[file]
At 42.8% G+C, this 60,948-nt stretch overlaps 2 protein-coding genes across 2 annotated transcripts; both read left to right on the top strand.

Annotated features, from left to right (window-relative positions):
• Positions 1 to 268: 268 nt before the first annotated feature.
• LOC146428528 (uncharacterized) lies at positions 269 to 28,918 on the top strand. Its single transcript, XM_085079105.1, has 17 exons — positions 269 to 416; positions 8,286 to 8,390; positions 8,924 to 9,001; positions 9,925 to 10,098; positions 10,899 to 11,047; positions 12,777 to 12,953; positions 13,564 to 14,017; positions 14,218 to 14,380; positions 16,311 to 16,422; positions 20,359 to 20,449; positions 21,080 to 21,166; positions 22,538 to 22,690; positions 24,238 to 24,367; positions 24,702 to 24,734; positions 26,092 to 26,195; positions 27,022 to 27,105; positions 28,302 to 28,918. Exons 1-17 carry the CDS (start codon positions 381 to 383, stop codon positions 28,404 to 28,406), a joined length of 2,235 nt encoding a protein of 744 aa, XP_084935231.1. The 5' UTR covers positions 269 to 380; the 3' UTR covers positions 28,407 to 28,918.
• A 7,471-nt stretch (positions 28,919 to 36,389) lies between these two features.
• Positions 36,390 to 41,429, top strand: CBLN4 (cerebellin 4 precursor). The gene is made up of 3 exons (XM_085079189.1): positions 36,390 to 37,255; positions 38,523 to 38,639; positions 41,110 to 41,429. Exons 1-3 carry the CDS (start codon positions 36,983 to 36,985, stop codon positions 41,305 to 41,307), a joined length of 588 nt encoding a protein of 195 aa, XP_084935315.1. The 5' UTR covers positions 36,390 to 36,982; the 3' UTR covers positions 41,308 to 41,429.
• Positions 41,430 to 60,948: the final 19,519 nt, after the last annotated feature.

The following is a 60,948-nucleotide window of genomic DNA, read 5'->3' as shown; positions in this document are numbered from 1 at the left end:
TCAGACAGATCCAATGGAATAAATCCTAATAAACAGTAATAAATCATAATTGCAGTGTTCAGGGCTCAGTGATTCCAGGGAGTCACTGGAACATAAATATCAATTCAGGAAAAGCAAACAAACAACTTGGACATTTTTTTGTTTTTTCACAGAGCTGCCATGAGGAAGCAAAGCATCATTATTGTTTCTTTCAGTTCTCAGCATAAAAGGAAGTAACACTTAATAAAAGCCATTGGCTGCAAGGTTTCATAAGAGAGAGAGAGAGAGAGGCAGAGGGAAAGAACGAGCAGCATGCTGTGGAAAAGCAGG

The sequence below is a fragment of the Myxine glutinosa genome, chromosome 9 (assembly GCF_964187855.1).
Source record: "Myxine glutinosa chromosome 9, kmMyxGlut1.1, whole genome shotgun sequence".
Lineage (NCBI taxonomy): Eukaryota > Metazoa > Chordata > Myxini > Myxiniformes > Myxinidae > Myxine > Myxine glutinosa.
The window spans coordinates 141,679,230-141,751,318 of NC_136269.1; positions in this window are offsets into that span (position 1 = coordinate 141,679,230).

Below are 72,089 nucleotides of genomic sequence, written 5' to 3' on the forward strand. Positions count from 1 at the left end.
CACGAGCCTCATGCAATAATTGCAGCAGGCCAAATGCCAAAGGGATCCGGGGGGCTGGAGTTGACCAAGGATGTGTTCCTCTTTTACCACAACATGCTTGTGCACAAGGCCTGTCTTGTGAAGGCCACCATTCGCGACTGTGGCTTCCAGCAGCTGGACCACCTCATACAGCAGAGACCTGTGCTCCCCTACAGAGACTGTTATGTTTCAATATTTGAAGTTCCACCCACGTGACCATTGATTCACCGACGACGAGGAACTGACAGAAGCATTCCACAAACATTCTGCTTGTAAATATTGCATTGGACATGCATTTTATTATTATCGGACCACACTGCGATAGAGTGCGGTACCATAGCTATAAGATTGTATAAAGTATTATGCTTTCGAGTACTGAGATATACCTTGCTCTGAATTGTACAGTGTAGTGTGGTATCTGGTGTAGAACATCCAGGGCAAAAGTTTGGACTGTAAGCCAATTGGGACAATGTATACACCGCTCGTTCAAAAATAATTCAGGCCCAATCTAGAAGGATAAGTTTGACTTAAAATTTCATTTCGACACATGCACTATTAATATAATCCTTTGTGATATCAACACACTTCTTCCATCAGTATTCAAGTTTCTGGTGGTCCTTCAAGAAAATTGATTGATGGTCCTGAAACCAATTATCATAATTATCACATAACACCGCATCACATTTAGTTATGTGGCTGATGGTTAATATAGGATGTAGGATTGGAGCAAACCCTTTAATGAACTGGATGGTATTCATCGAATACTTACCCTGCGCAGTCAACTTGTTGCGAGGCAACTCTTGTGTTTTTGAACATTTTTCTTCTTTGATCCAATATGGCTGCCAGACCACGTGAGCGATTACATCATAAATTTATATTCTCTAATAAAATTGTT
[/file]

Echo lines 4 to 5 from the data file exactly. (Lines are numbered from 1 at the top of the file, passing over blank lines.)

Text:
• LOC146428528 (uncharacterized) lies at positions 269 to 28,918 on the top strand. Its single transcript, XM_085079105.1, has 17 exons — positions 269 to 416; positions 8,286 to 8,390; positions 8,924 to 9,001; positions 9,925 to 10,098; positions 10,899 to 11,047; positions 12,777 to 12,953; positions 13,564 to 14,017; positions 14,218 to 14,380; positions 16,311 to 16,422; positions 20,359 to 20,449; positions 21,080 to 21,166; positions 22,538 to 22,690; positions 24,238 to 24,367; positions 24,702 to 24,734; positions 26,092 to 26,195; positions 27,022 to 27,105; positions 28,302 to 28,918. Exons 1-17 carry the CDS (start codon positions 381 to 383, stop codon positions 28,404 to 28,406), a joined length of 2,235 nt encoding a protein of 744 aa, XP_084935231.1. The 5' UTR covers positions 269 to 380; the 3' UTR covers positions 28,407 to 28,918.
• A 7,471-nt stretch (positions 28,919 to 36,389) lies between these two features.